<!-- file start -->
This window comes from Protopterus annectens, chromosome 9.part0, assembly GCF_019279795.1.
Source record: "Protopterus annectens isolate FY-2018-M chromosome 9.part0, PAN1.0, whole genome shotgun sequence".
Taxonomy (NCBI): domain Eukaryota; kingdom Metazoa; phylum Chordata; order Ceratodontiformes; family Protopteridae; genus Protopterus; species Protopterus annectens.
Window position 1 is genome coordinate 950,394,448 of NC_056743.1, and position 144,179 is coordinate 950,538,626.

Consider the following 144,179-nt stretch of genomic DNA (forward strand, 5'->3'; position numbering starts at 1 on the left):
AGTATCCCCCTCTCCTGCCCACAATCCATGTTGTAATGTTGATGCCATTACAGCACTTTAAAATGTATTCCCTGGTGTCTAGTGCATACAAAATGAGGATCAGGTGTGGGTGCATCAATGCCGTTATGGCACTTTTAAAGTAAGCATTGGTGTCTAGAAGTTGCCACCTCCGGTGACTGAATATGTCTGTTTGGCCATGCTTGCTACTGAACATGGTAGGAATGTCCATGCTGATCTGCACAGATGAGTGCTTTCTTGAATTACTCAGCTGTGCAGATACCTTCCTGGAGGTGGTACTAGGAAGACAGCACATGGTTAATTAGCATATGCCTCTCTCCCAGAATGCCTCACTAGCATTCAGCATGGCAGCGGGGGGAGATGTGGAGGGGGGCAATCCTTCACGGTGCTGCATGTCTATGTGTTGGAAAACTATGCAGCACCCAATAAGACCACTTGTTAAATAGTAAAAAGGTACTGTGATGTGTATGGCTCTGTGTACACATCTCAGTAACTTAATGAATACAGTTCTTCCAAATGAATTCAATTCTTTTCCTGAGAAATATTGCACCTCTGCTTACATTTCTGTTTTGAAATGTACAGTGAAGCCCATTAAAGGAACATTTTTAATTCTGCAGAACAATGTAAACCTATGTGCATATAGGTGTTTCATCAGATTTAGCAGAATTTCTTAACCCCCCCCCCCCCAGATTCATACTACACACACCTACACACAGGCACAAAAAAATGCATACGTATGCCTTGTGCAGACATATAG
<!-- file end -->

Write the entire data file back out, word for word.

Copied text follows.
This window comes from Protopterus annectens, chromosome 9.part0, assembly GCF_019279795.1.
Source record: "Protopterus annectens isolate FY-2018-M chromosome 9.part0, PAN1.0, whole genome shotgun sequence".
Taxonomy (NCBI): domain Eukaryota; kingdom Metazoa; phylum Chordata; order Ceratodontiformes; family Protopteridae; genus Protopterus; species Protopterus annectens.
Window position 1 is genome coordinate 950,394,448 of NC_056743.1, and position 144,179 is coordinate 950,538,626.

Consider the following 144,179-nt stretch of genomic DNA (forward strand, 5'->3'; position numbering starts at 1 on the left):
AGTATCCCCCTCTCCTGCCCACAATCCATGTTGTAATGTTGATGCCATTACAGCACTTTAAAATGTATTCCCTGGTGTCTAGTGCATACAAAATGAGGATCAGGTGTGGGTGCATCAATGCCGTTATGGCACTTTTAAAGTAAGCATTGGTGTCTAGAAGTTGCCACCTCCGGTGACTGAATATGTCTGTTTGGCCATGCTTGCTACTGAACATGGTAGGAATGTCCATGCTGATCTGCACAGATGAGTGCTTTCTTGAATTACTCAGCTGTGCAGATACCTTCCTGGAGGTGGTACTAGGAAGACAGCACATGGTTAATTAGCATATGCCTCTCTCCCAGAATGCCTCACTAGCATTCAGCATGGCAGCGGGGGGAGATGTGGAGGGGGGCAATCCTTCACGGTGCTGCATGTCTATGTGTTGGAAAACTATGCAGCACCCAATAAGACCACTTGTTAAATAGTAAAAAGGTACTGTGATGTGTATGGCTCTGTGTACACATCTCAGTAACTTAATGAATACAGTTCTTCCAAATGAATTCAATTCTTTTCCTGAGAAATATTGCACCTCTGCTTACATTTCTGTTTTGAAATGTACAGTGAAGCCCATTAAAGGAACATTTTTAATTCTGCAGAACAATGTAAACCTATGTGCATATAGGTGTTTCATCAGATTTAGCAGAATTTCTTAACCCCCCCCCCCCCAGATTCATACTACACACACCTACACACAGGCACAAAAAAATGCATACGTATGCCTTGTGCAGACATATAG